Timing isn't everything when it comes to making a big-ticket purchase—but it can certainly save you cash.
Experts say there's often a best time to buy, based on market trends. Gym membership prices, for example, often hit lows during the summer slump, while the week before the Super Bowl can be the best time to hunt for a high-end, super-sized flat screen.
Of course, it's not smart to rely on timing alone. There are other factors to getting a good price and making sure that big purchase is the right fit for your needs. "The best time to buy is when you have done your research," said Jack Nerad, executive editorial director for Kelley Blue Book.
The timing edge for home buyers runs from November through February, said Lawrence Yun, chief economist for the National Association of Realtors. "There's less competition from other buyers," he said. Not only does that mean less chance of a bidding war, but sellers may also be more open to negotiate, if their property has been sitting on the market for months with few visits or offers. The catch: Buyers may find a slim selection compared to prime house-hunting seasons in spring and summer, Yun said.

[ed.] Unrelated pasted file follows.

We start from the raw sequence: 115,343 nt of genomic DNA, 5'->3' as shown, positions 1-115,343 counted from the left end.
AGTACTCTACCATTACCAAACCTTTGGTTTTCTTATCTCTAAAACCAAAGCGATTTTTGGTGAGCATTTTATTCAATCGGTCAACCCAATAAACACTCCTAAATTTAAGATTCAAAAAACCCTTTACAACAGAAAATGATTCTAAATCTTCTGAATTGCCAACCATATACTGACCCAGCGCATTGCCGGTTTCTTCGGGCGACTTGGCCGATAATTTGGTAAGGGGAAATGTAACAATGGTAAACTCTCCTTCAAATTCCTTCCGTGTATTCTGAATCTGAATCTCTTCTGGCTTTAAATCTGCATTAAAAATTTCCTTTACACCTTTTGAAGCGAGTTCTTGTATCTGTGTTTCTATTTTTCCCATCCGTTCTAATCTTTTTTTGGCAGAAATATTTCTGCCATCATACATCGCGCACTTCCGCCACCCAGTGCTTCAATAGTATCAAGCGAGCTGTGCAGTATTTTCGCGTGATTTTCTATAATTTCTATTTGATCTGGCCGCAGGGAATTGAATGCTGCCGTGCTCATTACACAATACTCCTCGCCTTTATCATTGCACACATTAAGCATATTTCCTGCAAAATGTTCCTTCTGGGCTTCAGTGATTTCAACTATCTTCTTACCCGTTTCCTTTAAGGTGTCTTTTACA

Car buyers' best window is August to September, when many automakers start clearing their lots to make room of older model-year vehicles. Incentives rose 13 percent in August compared to July, according to TrueCar.com, with the average at $3,199. Those sales are great if you're a "buy and hold" customer who will keep the car for years, Nerad said.
Exercise caution, however, if you expect to trade in the car within three to four years. "That car is already a year old in the eyes of the market," he said, and won't be worth as much at resale.